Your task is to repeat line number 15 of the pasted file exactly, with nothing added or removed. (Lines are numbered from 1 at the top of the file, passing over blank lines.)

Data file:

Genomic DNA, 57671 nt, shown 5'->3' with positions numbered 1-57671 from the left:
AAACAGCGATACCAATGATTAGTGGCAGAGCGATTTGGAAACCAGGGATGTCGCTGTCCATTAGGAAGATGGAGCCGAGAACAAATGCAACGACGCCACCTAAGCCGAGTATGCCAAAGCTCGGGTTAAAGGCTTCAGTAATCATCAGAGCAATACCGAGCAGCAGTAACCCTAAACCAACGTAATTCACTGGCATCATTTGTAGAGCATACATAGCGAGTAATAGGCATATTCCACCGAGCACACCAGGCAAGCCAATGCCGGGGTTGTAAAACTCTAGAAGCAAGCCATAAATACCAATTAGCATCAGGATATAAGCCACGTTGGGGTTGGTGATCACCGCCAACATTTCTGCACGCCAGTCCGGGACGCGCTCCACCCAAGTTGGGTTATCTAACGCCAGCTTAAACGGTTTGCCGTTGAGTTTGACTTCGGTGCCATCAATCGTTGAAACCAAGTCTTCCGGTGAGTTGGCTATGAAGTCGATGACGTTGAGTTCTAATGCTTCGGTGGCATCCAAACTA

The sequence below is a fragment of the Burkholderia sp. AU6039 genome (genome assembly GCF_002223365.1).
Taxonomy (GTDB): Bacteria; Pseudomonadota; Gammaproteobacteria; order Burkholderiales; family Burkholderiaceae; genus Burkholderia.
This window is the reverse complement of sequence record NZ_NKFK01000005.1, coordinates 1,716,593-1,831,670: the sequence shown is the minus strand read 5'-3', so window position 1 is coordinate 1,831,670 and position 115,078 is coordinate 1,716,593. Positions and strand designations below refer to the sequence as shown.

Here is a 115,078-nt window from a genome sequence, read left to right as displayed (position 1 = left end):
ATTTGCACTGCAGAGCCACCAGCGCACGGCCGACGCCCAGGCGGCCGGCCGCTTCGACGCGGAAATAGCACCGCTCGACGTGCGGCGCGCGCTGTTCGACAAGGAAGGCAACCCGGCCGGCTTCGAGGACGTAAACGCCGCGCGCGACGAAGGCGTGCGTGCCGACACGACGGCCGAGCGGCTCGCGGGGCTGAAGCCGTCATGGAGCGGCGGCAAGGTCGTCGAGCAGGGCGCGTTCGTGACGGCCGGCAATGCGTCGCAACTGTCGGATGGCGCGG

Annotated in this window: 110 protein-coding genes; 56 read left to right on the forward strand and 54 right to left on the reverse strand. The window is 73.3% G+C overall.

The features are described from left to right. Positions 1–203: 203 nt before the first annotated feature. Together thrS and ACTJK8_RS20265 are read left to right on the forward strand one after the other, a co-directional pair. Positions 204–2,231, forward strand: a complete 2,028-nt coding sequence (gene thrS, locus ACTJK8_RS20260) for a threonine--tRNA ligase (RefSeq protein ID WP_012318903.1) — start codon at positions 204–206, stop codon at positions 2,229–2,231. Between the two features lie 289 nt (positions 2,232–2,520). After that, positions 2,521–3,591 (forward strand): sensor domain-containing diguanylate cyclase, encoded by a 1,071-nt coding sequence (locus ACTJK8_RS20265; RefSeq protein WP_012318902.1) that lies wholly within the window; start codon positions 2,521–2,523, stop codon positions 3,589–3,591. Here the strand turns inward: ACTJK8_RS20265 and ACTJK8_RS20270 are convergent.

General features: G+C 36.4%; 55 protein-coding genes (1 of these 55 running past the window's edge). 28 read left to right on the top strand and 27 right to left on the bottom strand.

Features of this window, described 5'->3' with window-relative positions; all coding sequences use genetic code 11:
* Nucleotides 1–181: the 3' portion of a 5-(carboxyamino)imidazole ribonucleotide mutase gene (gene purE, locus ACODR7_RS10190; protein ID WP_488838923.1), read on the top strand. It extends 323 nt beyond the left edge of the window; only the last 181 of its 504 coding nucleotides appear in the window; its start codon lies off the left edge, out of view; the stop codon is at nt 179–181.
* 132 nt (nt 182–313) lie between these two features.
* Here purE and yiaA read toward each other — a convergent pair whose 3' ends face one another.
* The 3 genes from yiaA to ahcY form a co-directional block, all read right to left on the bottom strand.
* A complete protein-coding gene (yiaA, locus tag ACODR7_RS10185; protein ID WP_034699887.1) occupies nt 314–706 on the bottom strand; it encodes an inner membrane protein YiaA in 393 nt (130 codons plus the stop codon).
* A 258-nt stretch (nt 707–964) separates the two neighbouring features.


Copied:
* The 3 genes from yiaA to ahcY form a co-directional block, all read right to left on the bottom strand.